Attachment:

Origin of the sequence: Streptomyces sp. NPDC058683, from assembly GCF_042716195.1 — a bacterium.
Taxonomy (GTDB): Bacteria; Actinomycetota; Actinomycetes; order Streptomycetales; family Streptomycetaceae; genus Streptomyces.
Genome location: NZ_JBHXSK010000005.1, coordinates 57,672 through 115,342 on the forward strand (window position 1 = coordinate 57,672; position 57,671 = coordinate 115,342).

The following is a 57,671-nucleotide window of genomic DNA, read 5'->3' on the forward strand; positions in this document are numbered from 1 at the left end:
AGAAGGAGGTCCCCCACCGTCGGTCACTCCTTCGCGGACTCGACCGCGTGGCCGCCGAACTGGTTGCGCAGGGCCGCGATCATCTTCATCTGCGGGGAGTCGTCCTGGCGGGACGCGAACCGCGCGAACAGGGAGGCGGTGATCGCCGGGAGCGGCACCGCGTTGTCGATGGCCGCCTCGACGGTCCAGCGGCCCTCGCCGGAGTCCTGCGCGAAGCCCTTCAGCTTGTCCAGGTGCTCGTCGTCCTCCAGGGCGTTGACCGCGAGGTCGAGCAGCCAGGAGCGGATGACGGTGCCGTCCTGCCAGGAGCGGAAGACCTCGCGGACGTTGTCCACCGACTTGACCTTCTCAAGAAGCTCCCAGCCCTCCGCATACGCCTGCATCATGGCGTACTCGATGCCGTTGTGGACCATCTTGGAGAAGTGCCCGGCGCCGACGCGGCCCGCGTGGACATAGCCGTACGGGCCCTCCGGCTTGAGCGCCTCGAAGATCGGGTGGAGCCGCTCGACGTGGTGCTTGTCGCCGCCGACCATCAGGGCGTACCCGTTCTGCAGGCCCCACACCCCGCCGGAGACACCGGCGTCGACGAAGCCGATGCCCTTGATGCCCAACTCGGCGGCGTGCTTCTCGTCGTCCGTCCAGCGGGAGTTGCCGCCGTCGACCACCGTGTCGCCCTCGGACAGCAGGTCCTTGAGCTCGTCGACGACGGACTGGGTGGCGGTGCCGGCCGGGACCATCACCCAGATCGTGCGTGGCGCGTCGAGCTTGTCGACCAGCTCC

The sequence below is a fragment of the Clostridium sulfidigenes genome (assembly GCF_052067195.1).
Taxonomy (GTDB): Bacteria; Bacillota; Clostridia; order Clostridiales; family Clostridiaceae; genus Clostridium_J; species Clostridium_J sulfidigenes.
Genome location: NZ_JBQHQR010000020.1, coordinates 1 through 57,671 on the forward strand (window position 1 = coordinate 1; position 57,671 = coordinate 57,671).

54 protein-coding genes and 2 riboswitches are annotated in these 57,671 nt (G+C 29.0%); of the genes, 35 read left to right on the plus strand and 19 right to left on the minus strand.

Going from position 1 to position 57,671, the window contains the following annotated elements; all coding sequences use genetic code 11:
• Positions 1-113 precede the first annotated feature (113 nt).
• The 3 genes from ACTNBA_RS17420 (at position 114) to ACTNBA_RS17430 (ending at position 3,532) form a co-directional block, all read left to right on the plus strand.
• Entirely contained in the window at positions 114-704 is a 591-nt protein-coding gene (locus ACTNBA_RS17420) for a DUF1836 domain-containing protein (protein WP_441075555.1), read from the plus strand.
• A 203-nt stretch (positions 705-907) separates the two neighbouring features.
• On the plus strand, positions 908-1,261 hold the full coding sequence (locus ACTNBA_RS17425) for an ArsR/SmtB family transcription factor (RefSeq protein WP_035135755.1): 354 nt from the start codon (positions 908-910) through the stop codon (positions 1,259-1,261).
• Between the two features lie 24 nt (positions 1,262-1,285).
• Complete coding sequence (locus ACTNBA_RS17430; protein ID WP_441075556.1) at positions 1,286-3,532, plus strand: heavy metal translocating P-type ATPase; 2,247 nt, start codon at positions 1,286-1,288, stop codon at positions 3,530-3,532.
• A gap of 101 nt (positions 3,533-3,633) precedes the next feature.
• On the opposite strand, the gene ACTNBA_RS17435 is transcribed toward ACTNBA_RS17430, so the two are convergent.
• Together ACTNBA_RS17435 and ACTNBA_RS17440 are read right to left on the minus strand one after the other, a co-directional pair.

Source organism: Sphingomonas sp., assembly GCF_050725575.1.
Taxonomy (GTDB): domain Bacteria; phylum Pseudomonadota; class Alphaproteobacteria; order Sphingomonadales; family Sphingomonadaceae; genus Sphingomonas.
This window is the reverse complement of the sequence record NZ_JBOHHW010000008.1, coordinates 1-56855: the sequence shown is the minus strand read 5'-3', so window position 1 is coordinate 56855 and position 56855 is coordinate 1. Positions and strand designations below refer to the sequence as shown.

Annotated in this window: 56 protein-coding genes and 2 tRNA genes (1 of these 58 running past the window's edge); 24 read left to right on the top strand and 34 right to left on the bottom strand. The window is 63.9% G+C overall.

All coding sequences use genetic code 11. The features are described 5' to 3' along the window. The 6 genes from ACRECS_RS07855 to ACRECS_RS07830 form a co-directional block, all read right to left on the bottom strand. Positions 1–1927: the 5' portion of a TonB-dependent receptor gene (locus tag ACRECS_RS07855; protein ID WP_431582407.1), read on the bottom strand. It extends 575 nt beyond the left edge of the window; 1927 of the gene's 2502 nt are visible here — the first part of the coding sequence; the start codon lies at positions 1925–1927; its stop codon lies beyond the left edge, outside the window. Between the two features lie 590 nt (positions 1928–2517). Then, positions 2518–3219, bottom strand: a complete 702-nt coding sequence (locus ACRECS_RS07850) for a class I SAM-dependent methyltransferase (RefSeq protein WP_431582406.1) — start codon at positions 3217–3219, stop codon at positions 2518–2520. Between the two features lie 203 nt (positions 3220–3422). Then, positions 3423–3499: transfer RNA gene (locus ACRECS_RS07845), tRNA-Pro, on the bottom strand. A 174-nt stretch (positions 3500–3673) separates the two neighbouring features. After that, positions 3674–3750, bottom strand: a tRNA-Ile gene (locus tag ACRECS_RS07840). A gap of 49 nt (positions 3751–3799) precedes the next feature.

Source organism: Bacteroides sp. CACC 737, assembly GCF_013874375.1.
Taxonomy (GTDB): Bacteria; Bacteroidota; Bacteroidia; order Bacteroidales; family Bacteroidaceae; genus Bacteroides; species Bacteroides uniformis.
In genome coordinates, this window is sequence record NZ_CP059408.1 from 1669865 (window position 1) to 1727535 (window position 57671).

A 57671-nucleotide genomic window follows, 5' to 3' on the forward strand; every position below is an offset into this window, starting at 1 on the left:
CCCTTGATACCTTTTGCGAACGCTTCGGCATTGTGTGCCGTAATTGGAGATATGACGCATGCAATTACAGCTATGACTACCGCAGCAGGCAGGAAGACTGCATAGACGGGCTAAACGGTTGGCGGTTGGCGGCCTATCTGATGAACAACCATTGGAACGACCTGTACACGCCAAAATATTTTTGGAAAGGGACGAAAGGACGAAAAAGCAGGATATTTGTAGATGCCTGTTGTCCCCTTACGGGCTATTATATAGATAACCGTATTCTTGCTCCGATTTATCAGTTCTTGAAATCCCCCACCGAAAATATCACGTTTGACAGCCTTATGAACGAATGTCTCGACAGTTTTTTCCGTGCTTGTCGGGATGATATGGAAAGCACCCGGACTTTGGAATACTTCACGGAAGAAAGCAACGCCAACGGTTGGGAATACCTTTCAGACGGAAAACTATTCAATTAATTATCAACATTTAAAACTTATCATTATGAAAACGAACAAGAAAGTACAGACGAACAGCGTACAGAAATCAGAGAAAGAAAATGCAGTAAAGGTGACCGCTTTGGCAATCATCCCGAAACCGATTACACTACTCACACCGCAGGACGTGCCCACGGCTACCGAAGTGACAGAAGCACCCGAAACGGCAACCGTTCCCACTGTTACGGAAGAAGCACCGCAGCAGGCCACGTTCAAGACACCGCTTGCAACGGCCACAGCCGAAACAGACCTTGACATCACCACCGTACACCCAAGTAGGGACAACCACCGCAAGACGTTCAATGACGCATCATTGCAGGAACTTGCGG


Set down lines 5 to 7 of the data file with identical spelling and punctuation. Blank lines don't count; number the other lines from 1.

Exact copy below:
AGAAGGAGGTCCCCCACCGTCGGTCACTCCTTCGCGGACTCGACCGCGTGGCCGCCGAACTGGTTGCGCAGGGCCGCGATCATCTTCATCTGCGGGGAGTCGTCCTGGCGGGACGCGAACCGCGCGAACAGGGAGGCGGTGATCGCCGGGAGCGGCACCGCGTTGTCGATGGCCGCCTCGACGGTCCAGCGGCCCTCGCCGGAGTCCTGCGCGAAGCCCTTCAGCTTGTCCAGGTGCTCGTCGTCCTCCAGGGCGTTGACCGCGAGGTCGAGCAGCCAGGAGCGGATGACGGTGCCGTCCTGCCAGGAGCGGAAGACCTCGCGGACGTTGTCCACCGACTTGACCTTCTCAAGAAGCTCCCAGCCCTCCGCATACGCCTGCATCATGGCGTACTCGATGCCGTTGTGGACCATCTTGGAGAAGTGCCCGGCGCCGACGCGGCCCGCGTGGACATAGCCGTACGGGCCCTCCGGCTTGAGCGCCTCGAAGATCGGGTGGAGCCGCTCGACGTGGTGCTTGTCGCCGCCGACCATCAGGGCGTACCCGTTCTGCAGGCCCCACACCCCGCCGGAGACACCGGCGTCGACGAAGCCGATGCCCTTGATGCCCAACTCGGCGGCGTGCTTCTCGTCGTCCGTCCAGCGGGAGTTGCCGCCGTCGACCACCGTGTCGCCCTCGGACAGCAGGTCCTTGAGCTCGTCGACGACGGACTGGGTGGCGGTGCCGGCCGGGACCATCACCCAGATCGTGCGTGGCGCGTCGAGCTTGTCGACCAGCTCC

The sequence below is a fragment of the Clostridium sulfidigenes genome (assembly GCF_052067195.1).
Taxonomy (GTDB): Bacteria; Bacillota; Clostridia; order Clostridiales; family Clostridiaceae; genus Clostridium_J; species Clostridium_J sulfidigenes.